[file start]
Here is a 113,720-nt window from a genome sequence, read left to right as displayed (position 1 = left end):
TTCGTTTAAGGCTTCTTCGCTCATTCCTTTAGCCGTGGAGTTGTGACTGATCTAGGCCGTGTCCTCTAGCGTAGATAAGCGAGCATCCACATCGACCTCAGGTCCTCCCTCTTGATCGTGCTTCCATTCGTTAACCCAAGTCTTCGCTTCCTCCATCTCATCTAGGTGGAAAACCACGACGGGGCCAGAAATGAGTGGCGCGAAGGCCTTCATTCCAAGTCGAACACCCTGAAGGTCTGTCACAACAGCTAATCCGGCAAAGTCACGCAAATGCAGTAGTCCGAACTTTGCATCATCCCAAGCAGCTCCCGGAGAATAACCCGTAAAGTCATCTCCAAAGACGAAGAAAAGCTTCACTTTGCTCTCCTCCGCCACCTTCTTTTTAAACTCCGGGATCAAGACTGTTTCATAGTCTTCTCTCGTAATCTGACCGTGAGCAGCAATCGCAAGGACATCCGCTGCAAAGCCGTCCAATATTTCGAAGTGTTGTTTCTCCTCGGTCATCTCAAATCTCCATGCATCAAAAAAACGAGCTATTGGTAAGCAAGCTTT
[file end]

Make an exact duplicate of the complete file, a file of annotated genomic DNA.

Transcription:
Here is a 113,720-nt window from a genome sequence, read left to right as displayed (position 1 = left end):
TTCGTTTAAGGCTTCTTCGCTCATTCCTTTAGCCGTGGAGTTGTGACTGATCTAGGCCGTGTCCTCTAGCGTAGATAAGCGAGCATCCACATCGACCTCAGGTCCTCCCTCTTGATCGTGCTTCCATTCGTTAACCCAAGTCTTCGCTTCCTCCATCTCATCTAGGTGGAAAACCACGACGGGGCCAGAAATGAGTGGCGCGAAGGCCTTCATTCCAAGTCGAACACCCTGAAGGTCTGTCACAACAGCTAATCCGGCAAAGTCACGCAAATGCAGTAGTCCGAACTTTGCATCATCCCAAGCAGCTCCCGGAGAATAACCCGTAAAGTCATCTCCAAAGACGAAGAAAAGCTTCACTTTGCTCTCCTCCGCCACCTTCTTTTTAAACTCCGGGATCAAGACTGTTTCATAGTCTTCTCTCGTAATCTGACCGTGAGCAGCAATCGCAAGGACATCCGCTGCAAAGCCGTCCAATATTTCGAAGTGTTGTTTCTCCTCGGTCATCTCAAATCTCCATGCATCAAAAAAACGAGCTATTGGTAAGCAAGCTTT